6. Rutger Hauer
“Like tears…in rain.” And lo: otherworldly Aryan Hauer passed into cinematic history; his improvised soliloquy at Blade Runner’s end becoming the cherry on top of what would have already been a classic.
His fantastically unhinged portrayal of John Ryder in The Hitcher followed in this psychopathic vein, while a penchant for fun-yet-daft actioners took in Blind Fury, Wanted: Dead Or Alive and Beyond Justice, before, in the 90s, he chewed up the scenery in the original cinematic Buffy The Vampire Slayer and clearly had fun in sci-fi pulp like Omega Doom and Redline.
In the noughties Hauer enjoyed something of a resurgence: still taking the time to lend his services to TV in Alias, Lexx and Smallville, plus an array of smaller feature-length projects, he was cast to brilliant effect in high-profile films like Batman Begins, Sin City and, most recently, his almost-homage to himself, Hobo With A Shotgun.
5. Bruce Campbell
The Evil Dead is now 30 years young, yet the continued relish with which the Almighty Chin still enjoys referencing his most famous role is evidence of how successfully the film and its sequels have stood the test of time.
Campbell knows he will forever be Ash, yet his excellence in Darkman, Maniac Cop 1 and 2, the horrendously overlooked Elvis-Mummy-Com Bubba Ho-Tep and meta-comedy My Name Is Bruce, not to mention TV appearances in Xena: Warrior Princess and Hercules: The Legendary Journeys, American Gothic and Burn Notice mean he’s never too far from our screens.
Yet it’s the infectious enthusiasm exuded, both for the fans and genres responsible for his continued success, that make him a cult titan; a true lover of horror, loved by true lovers of horror.
Beelzebub bless you, Bruce.4. Sigourney Weaver
She may have taken the big bucks to appear in the Alien sequels, but in doing so she created one of the most enduring characters in the history of sci-fi cinema. Few would argue that these appearances weren’t worth every penny, too – she is also one of the few actors to receive an Oscar nod for a role in a sci-fi film (for her performance in Aliens), in the process bringing much-deserved critical acclaim to an often criminally-overlooked genre.
Ripley alone is enough reason for inclusion on this list, yet combining this with her roles in both Ghostbusters films, Avatar, thriller/chiller Copycat, Shyamalan’s okay-ish The Village, her brilliantly self-aware turns in Paul and the frankly marvelous Galaxy Quest, all elevate Weaver to a status of true eminence.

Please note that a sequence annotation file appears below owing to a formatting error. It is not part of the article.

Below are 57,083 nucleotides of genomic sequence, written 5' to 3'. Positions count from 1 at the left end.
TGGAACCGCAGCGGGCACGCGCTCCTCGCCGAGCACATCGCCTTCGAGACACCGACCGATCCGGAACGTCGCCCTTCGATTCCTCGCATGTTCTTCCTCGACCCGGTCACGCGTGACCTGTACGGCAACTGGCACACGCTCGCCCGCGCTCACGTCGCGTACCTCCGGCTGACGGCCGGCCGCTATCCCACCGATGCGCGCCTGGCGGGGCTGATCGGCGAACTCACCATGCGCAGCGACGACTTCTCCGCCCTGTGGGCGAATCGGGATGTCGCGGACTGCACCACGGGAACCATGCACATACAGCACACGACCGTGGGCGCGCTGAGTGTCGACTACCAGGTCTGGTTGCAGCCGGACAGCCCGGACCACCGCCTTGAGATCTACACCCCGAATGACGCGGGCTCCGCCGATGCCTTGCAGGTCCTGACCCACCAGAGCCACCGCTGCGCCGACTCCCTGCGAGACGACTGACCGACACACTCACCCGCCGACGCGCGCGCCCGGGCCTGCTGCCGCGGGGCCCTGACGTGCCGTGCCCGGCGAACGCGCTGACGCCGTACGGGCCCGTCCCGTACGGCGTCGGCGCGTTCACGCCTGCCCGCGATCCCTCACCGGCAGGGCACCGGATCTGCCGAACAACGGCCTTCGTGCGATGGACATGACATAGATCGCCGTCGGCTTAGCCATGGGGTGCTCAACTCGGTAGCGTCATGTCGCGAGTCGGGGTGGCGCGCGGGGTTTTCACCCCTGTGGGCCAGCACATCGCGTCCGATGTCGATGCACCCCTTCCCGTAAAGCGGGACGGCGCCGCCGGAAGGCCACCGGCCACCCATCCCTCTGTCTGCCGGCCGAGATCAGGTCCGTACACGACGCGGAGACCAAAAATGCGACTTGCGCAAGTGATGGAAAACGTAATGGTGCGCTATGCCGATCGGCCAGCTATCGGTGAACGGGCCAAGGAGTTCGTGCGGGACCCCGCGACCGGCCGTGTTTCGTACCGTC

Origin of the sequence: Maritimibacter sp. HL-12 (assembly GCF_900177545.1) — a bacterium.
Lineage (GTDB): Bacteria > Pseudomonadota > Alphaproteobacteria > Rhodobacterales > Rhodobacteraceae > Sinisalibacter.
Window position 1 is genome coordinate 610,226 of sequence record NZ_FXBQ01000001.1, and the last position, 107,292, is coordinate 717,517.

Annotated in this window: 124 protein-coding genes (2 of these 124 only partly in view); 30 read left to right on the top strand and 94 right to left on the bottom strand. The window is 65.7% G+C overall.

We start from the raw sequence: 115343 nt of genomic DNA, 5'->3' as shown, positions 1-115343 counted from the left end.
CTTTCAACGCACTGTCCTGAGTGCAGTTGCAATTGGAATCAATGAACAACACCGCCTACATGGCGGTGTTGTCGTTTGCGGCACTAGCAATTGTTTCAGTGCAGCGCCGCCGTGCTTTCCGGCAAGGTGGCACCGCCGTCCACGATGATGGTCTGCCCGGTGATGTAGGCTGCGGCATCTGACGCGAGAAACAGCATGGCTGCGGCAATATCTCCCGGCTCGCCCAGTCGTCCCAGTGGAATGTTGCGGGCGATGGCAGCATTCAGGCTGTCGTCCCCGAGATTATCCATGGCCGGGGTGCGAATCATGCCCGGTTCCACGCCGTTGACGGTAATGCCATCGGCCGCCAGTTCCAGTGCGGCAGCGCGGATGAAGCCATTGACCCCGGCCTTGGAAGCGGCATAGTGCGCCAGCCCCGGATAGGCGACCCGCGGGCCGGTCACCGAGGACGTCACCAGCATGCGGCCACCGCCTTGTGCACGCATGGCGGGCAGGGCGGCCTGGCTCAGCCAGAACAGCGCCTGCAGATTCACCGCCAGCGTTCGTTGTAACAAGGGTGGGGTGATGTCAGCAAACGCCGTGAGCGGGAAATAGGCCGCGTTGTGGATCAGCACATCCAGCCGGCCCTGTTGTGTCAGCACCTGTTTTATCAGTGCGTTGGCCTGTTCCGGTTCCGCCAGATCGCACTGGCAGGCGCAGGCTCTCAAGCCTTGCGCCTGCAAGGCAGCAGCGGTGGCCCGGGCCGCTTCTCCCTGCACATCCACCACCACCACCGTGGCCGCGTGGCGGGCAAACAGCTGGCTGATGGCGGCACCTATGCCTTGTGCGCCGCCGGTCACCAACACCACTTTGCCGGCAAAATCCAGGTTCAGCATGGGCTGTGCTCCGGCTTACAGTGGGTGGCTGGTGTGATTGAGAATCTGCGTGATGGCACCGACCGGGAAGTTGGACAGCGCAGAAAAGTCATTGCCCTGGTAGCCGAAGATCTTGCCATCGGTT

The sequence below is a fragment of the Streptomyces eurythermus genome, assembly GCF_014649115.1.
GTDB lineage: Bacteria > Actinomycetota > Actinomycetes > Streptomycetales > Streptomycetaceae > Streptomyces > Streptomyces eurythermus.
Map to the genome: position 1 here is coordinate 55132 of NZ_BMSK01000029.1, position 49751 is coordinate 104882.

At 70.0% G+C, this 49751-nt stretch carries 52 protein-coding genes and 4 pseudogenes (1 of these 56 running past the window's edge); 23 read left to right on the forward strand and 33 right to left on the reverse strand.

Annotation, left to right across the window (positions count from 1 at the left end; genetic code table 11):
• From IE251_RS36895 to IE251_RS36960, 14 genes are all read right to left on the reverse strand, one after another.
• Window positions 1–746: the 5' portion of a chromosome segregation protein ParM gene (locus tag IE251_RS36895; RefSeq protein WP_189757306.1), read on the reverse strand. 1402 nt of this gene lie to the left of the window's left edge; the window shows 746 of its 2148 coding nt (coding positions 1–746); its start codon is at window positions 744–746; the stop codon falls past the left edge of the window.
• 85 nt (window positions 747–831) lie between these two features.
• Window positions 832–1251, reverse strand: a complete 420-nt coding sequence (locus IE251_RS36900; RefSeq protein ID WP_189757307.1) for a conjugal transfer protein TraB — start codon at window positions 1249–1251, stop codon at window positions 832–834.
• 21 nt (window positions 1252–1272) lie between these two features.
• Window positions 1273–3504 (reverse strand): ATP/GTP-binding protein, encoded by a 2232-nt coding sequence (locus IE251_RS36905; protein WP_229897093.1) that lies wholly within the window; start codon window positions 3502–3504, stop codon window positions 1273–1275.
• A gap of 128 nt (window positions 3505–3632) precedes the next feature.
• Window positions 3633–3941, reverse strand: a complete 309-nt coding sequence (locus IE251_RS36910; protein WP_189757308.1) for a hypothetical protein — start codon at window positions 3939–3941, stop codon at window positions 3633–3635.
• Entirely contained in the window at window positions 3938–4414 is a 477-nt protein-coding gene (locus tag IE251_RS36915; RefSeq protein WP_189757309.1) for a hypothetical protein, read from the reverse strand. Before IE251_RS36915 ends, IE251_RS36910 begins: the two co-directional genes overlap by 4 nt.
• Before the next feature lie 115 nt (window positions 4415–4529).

That she also voiced Futurama’s Planet Express ship is merely the cherry on top of the cake.
3. Michael Ironside
The best cult actors share a cinematic magnetism that makes even the most misguided (see: shit) film in which they appear worth watching solely due to their presence in it, and no actor symbolises this phenomenon in a more psychotically enjoyable fashion than B-movie hero Michael Ironside.
This is not to say he has only appeared in bad films. Far from it – Starship Troopers, Scanners, Total Recall, The Perfect Storm, The Machinist and X-Men: First Class, plus the original V TV series, are generally well-regarded, even by those without the unconditional love of sci-fi that can blind some to rubbishness that is gratingly evident to everyone else.
Yet it’s Ironside’s appearances in films like Highlander II, Spacehunter: Adventures in the Forbidden Zone, Hostile Takeover, Terminator: Salvation and Dead Awake in which he appears to be having the most fun, and when he’s having fun there’s an extremely good chance that you’ll be having it too.
Seriously, go on to his IMDb page, pick a film you haven’t heard of at random and buy it, and (if you like your B-movies) you will almost certainly enjoy it. This is solely down to Ironside’s involvement, and few actors (cult or otherwise) can make similar boasts.
2. Lance Henriksen
Famously, Henriksen was the actor that James Cameron originally had in mind to play The Terminator, with his original vision seeing the T-800 as a slight everyman able to blend into a crowd (an idea that came to elegant fruition with Robert Patrick’s T-1000). Cameron instead cast gruff method actor Henriksen in as Detective Vukovich in a much less prominent role, yet he eventually atoned for this by giving Henriksen his most famous role as Bishop in Aliens.